Euthanasia, Objection to Williams
J. Gay-Williams addresses his concerns about the acceptance of euthanasia in society in
his essay “The Wrongfulness of Euthanasia”. Williams asserts that the acceptance of euthanasia
is a “based on unthinking sympathy and benevolence" without critical though towards that act of
euthanasia (193). Williams examines only the conditions of "active euthanasia" that is the inten-
tional action, by a doctor, or the patient themselves, that is intended to end the live of the patient.
Williams excludes any death that is unintentional, mistreatment, incorrect diagnoses, or allowing
a patient to die (193). Williams argues that the act of euthanasia, taking action to intentionally
cause the death of a patient,
is inherently wrong (193). In the section, "argument from nature"
Williams presents two major arguments. The first of these arguments is that human beings are,
both in mind and body designed and intended to have "a natural inclination toward living" (193).
The act of euthanasia works against this natural inclination, doing violence by acting aginst the
processes of nature that are intended to preserve life (Williams, 194). Therefore, it is in conflict
with the intention of the human body, and human nature, to defeat the mechanisms that are inten-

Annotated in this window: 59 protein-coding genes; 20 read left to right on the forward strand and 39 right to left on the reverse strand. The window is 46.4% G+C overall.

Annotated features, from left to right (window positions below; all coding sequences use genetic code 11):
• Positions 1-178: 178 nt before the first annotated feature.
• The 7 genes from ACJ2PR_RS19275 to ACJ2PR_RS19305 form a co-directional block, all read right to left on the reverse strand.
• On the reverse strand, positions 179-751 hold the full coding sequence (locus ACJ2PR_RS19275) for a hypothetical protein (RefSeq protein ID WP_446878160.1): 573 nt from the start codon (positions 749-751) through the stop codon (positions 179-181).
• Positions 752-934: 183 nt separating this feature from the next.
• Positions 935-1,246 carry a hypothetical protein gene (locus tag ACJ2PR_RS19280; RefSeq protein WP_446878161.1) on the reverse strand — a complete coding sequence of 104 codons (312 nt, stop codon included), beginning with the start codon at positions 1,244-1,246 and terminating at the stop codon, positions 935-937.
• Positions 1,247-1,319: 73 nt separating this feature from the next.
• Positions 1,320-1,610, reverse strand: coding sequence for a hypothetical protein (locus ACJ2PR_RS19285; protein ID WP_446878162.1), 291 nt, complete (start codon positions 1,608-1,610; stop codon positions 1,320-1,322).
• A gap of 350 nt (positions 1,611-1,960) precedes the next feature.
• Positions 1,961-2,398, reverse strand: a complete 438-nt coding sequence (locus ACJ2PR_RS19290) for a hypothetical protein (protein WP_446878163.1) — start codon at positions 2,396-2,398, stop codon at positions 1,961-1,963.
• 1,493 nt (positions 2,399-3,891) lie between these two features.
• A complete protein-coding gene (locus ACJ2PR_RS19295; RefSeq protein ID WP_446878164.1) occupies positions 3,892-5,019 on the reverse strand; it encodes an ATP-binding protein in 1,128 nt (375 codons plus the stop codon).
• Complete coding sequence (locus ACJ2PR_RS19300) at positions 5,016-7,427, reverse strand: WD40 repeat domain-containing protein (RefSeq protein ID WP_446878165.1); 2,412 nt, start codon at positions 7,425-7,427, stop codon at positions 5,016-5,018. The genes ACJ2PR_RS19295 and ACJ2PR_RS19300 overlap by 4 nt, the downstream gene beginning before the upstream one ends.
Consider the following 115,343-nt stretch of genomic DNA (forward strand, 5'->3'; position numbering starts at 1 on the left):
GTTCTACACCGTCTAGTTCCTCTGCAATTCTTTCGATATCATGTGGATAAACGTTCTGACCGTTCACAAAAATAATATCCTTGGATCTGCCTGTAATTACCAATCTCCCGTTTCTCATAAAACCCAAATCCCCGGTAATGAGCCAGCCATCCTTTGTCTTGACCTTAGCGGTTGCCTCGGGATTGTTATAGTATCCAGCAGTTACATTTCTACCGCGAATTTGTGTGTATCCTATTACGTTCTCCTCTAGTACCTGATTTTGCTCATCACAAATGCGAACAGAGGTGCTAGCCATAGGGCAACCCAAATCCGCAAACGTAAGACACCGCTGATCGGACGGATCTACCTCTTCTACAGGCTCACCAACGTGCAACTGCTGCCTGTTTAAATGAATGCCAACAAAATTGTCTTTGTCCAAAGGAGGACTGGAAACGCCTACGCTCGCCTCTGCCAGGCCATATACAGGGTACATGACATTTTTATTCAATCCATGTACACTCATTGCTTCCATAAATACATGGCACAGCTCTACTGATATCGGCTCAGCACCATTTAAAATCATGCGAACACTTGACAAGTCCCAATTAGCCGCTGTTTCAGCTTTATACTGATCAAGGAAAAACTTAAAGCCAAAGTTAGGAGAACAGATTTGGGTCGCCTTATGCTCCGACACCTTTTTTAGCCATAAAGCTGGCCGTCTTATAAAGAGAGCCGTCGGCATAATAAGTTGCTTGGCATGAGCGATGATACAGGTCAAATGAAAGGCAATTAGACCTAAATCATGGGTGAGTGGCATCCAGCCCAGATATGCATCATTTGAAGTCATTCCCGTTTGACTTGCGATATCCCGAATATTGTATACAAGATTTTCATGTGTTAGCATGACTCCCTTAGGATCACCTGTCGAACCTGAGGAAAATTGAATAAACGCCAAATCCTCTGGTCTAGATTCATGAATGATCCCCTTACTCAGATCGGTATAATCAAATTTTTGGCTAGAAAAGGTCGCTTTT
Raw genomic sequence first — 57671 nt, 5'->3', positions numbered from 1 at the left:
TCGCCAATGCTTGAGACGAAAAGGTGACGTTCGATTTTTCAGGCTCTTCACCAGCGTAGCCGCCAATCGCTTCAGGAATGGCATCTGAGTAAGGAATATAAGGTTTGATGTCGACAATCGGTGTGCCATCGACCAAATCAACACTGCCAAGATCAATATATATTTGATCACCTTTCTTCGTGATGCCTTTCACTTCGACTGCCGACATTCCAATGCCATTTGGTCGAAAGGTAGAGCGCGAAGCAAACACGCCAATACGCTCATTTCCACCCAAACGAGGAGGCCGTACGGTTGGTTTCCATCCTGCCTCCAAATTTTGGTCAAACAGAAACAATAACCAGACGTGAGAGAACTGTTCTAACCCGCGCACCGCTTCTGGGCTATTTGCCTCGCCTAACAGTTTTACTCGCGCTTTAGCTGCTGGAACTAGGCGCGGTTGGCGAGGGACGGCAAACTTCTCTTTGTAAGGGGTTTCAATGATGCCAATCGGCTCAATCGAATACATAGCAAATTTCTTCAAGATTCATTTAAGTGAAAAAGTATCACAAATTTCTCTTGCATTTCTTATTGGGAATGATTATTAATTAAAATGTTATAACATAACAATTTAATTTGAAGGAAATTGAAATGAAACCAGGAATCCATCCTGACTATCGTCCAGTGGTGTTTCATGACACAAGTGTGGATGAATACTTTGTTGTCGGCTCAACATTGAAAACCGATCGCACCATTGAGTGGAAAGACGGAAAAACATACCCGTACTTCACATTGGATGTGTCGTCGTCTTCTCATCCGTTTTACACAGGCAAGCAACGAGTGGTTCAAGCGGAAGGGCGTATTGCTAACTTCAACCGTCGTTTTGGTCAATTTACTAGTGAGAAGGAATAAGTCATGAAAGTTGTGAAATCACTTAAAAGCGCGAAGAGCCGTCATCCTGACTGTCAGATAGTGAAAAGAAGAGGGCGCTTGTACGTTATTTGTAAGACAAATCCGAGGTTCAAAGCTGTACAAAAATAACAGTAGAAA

ded to preserve life (Williams, 194). The second major argument addressed by Williams is con-
cerned with human recognition of our bodies intended purpose. That is, reason allows humans to
recognize the natural inclination in ourselves, and be aware of the conflict between the natural
intended purpose of the human body, and the act of euthanasia to stop that natural propose. Wil-
liams defines human dignity as coming from "seeking our own ends". Williams sees our natural
goal being survival, and our ends being a natural death at the end of that process of survival.
Therefore subverting our natural goal of survival is, according to Williams, a violation of our
natural dignity (194). Based on these two characteristics of human nature, the inclination toward
continued life, and ability to reason and understand our own ends, Williams concludes that we